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2016 year in review

Monday, December 26th, 2016

As I write this, Christmas is only a couple of days away, rain is falling outside, and I’m putting together my favorite photos of the year feeling a bit of disbelief that another trip around the sun has already passed. In many ways, the past twelve months have represented contrast, a dichotomy. The world lost several great and inspiring artists this year, but I feel lucky to have discovered new artists who are a source of inspiration. Another contrast is the current state of division that the United States is ending the year in, but personally I feel more complete–less divided–that I’ve felt in quite some time.

Photographically, 2016 was one of contrasts as well. My travels between the desert and the coast really underscored this; two dramatically different landscapes, have–in their own way–become home to me. I finally put together a small (but growing) portfolio of ocean images this year, and of course expanded my portfolios of the deserts and mountains. Of course, in addition to new friends, I was able to enjoy these places with old friends. My girlfriend and I enjoyed several camping trips along the California coast, and I got to introduce her to some of my favorite desert landscapes. A couple of great backcountry trips with Jackson Frishman helped to strengthen my affinity for Great Basin landscapes.

To that end, contrast has certainly been a theme this year as I chose my favorite images for this annual year-end retrospective. I also have been thinking a lot about the role of landscape photography as art.  In 2016, it became more apparent to me the threats that face public lands (see my blog posts here and here), and producing art that changes the way people see the world seems more important now than ever. My friend Mark Hespenheide’s artist statement continues to resonate with me in this regard:

“Mediocre landscape photography can only reinforce the ideas about nature that we already hold. Good landscape photography can introduce us to new ways of seeing the world. Truly great landscape photography can change the way we perceive our place in the world and the way we interact with the world.”

May we all produce a truly great body of work in 2017.

bosque del apache snow geese fly in

Snow geese at dawn, Bosque del Apache NWR, January

 

montaña de oro beach

Montaña de Oro, California, June

 

Sunset in western Nevada

Sunset in western Nevada, January

 

navajo national monument sunrise

Sunrise in northern Arizona, August

 

Wildflowers in Death Valley, January

 

jalama beach sunset

Pacific Ocean sunset, June

 

Escalante River Sunset

Sunset over southern Utah, March

 

Clouds and fog in the San Gabriel Mountains at sunset

San Gabriel Mountains, November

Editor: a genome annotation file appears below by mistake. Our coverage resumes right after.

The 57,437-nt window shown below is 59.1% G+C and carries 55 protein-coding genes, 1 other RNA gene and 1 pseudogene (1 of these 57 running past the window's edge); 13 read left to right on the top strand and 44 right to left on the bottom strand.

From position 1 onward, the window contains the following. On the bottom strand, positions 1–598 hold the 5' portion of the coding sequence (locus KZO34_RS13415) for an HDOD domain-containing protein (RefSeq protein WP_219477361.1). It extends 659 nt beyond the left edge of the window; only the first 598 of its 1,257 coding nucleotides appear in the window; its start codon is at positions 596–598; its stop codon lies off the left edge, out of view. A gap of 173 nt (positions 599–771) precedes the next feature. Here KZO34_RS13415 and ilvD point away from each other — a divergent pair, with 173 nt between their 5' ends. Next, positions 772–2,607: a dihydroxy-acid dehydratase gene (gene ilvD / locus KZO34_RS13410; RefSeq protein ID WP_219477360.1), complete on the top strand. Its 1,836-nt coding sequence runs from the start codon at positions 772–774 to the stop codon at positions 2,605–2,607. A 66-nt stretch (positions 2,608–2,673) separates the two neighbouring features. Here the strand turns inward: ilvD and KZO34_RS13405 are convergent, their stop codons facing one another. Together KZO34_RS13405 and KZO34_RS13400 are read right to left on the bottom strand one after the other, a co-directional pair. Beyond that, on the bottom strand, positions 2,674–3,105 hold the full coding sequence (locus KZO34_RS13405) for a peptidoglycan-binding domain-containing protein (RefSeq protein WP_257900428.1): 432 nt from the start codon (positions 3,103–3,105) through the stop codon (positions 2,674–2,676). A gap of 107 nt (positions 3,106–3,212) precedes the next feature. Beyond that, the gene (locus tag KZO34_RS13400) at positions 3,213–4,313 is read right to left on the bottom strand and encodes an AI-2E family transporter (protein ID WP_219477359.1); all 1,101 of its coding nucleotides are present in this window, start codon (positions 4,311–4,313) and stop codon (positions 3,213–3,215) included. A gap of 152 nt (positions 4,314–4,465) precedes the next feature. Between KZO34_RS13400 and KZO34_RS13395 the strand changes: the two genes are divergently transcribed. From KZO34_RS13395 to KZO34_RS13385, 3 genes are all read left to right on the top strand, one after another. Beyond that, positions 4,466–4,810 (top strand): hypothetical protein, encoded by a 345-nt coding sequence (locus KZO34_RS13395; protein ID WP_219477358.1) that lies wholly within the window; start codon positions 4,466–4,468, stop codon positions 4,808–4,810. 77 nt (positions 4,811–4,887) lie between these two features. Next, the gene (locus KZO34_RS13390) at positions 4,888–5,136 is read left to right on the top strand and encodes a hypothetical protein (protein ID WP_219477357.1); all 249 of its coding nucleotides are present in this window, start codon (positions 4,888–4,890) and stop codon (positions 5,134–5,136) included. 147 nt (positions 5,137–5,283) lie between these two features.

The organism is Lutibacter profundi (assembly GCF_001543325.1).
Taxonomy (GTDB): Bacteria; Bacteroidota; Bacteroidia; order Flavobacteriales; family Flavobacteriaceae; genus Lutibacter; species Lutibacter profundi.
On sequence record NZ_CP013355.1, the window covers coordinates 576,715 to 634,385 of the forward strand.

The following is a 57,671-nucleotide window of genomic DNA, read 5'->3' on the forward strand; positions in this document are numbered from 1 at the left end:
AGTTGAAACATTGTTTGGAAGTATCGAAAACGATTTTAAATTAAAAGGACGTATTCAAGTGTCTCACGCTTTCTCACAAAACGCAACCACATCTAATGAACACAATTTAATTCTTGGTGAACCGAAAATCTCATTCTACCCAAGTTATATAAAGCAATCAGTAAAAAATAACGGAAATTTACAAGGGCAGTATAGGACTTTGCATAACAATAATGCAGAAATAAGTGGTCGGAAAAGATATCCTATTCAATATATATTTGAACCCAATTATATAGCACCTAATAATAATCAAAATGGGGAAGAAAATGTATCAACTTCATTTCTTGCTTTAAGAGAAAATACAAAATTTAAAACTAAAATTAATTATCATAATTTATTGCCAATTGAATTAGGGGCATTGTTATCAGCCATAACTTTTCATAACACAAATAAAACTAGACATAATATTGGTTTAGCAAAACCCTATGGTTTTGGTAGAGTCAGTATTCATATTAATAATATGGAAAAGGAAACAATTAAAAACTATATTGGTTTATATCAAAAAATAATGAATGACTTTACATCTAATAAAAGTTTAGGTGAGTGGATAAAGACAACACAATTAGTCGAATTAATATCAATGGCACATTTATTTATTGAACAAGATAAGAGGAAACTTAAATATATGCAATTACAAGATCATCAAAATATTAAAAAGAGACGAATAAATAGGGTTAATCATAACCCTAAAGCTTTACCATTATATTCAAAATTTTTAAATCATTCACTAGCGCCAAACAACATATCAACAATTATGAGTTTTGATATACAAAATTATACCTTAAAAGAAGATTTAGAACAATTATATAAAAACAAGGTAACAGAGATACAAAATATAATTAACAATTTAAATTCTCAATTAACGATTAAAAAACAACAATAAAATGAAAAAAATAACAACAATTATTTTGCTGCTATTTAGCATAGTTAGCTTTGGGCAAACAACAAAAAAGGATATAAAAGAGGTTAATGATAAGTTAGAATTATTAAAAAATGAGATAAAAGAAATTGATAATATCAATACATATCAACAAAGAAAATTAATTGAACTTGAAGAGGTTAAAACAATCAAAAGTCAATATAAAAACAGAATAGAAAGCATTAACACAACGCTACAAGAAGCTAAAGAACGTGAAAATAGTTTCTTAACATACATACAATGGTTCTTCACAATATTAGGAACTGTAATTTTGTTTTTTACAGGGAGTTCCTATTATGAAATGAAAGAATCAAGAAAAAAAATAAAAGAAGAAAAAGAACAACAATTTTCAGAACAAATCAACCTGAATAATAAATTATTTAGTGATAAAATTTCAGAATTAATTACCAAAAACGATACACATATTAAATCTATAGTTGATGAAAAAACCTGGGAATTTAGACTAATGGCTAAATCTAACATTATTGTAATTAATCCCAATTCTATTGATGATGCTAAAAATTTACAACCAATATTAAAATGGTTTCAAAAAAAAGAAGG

winter storm and dark clouds over the salt playa in columbus valley nevada

Winter storm in western Nevada, January

 

white pine mountains sunset

Sunset in eastern Nevada’s White Pine Mountains, August

 

black and white image of the funeral mountains in death valley national park

Storm in Death Valley, January

Past images of the year:

2010 | 2011 | 2012 | 2013 | 2014 | 2015

Photography and our Public Lands

Friday, November 18th, 2016

Over the last several weeks, we have been reminded of very real threats–or at least dangerous precedents set–to the Western landscape, and to American public lands in general. First, all defendants in the 41-day standoff at the Malheur National Wildlife Refuge in Oregon were found not guilty of charges of federal conspiracy and gun charges. Less than two weeks later, the United States presidential election resulted in a Republican-controlled presidency and congress, leaving federal public lands at greater risk for fossil fuel development, or even return to state control.

For anyone concerned with the preservation of wilderness, our cultural landscape, or simply the health of future generations, neither of these occurrences should set well.  Together, they’ve been keeping me up at night. Reconciling all of this news is no small task.

black and white image of the funeral mountains in death valley national park

“I want people to remember how photography works, the medium that depends on perfect darkness within the camera to capture the image, for an image of boundless light would be purely black, an exposure in perfect darkness would show just the white of unexposed paper. The visible world depends on both.” -Rebecca Solnit | Hugging the Shadows

Finding purple in a sea of blue and red

Last week, shortly after the election, I had a conversation on social media regarding the proposed Bears Ears National Monument (which I have written about before). Although I have some hesitation about the Bears Ears region being designated a National Monument, it really is the perfect candidate for protection under the Antiquities Act, although a longtime friend disagreed. While we had opposite opinions, our underlying concern for the region is the same: both of us would like to see it remain as pristine as possible. While our sedimentary layers may be different, we are standing on the same bedrock.

Looking at election maps from last week, there appears to be a deep divide in ideology between rural and urban areas, however I’d like to think we’re more purple than red vs. blue, and that the bedrock most of us are standing on is the same. Indeed, if you look at the role public lands played in western elections this season, it is clear we value our public lands.